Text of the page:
In the data warehousing industry, we are continuing to see the maturation of the value proposition and the management of risk. In the early days, the technology was experimental. Data warehouse projects consumed millions on nothing more than the promise of "if we build it, I'm sure it will pay for itself. After all, XYZ Company found out something that caused their warehouse project to pay for itself in only six months!" Vendors were great at sending the message that "all of your competitors are building these systems in secret, because they consider it to be a competitive advantage. We would share more information, but we are under non-disclosure."
The promise of striking gold in the mountains of data was the subject of serious boardroom conversations. And those that failed to achieve the promise, either because the system was never built, or because it was delivered late and way over budget, or because they didn't find the nuggets of gold they had hoped for, kept their mouth shut. They didn't want their colleagues or competitors to know.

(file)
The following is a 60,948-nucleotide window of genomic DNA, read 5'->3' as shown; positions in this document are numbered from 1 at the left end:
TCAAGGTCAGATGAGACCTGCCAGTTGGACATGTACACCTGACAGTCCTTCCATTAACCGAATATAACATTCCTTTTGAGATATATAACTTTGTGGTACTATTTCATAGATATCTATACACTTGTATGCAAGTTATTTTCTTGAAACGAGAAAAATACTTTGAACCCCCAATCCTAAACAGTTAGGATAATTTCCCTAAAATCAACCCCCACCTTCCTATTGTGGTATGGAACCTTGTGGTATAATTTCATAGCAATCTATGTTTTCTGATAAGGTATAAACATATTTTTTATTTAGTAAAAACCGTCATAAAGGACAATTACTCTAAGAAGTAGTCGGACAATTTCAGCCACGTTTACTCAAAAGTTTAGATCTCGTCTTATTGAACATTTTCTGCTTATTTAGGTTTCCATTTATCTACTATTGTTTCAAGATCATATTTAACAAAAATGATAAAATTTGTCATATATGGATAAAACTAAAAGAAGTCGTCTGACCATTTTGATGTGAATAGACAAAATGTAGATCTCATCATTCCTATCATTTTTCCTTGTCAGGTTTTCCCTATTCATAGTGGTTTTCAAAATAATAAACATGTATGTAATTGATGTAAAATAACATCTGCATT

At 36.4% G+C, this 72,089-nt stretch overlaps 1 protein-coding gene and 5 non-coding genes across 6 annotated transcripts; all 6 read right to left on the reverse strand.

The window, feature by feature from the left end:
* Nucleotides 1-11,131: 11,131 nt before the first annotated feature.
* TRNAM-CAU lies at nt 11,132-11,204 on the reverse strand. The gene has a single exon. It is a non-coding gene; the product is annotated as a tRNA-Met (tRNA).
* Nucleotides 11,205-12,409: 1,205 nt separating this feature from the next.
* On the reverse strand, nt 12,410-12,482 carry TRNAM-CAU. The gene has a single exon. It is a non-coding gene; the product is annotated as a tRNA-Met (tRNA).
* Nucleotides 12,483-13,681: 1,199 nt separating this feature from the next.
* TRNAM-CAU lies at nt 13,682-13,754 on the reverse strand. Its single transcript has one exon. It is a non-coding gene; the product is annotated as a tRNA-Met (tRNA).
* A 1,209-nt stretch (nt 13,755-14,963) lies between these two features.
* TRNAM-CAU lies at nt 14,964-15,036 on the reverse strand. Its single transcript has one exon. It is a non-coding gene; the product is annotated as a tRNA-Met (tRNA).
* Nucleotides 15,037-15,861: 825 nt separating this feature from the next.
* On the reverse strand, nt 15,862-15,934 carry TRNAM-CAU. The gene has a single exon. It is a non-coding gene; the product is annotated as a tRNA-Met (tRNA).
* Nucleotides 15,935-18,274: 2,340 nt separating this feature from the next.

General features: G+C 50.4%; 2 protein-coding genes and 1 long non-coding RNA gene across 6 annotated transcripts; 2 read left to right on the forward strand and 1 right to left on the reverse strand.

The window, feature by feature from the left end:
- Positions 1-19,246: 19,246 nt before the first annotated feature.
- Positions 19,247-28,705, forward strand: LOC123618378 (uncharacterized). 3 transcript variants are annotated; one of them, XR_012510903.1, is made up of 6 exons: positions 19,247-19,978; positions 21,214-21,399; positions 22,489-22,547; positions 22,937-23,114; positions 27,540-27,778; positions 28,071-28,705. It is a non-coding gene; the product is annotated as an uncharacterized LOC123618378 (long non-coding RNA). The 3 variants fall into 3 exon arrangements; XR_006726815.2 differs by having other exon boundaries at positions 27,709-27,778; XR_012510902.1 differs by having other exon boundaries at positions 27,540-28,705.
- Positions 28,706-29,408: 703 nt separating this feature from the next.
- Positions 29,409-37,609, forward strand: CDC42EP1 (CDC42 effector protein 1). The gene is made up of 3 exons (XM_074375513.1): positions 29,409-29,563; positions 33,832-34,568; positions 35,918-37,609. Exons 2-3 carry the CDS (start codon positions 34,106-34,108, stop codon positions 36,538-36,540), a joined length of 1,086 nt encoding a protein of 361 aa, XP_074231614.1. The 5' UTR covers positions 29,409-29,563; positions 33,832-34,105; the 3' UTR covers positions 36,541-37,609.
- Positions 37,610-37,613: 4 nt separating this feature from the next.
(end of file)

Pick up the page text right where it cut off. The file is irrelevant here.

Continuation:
Now it is generally known that data warehouse projects can fail, and have failed, and as a result, less of them actually do fail. We understand the risks and how to manage them.
Here are several of the factors that have contributed to our ever-increasing success:
- We adopted the iterative PM methodology, and now use it almost exclusively, where large projects are divided into 90-day
- deliverables, and the projects with the greatest ROI and highest probability of success are done first. Scalable technology has contributed significantly to minimizing the risk in up-front capital investments.
- We understand data quality issues and always evaluate it up front, often times as part of the assessment. We know that you can't make a gourmet dinner out of garbage.
- We understand that organizations must cooperate in order to integrate data, and organize project teams and identify executive sponsors accordingly.
- The technology to build, maintain, manage, and mine the systems is much better, and there are many more experienced technologists available. In the mid-90's, there were only a few people who had successfully built a terabyte level system. Now there are hundreds.
For more information, check out SearchCRM's Best Web Links on Data Warehousing.
This was first published in June 2002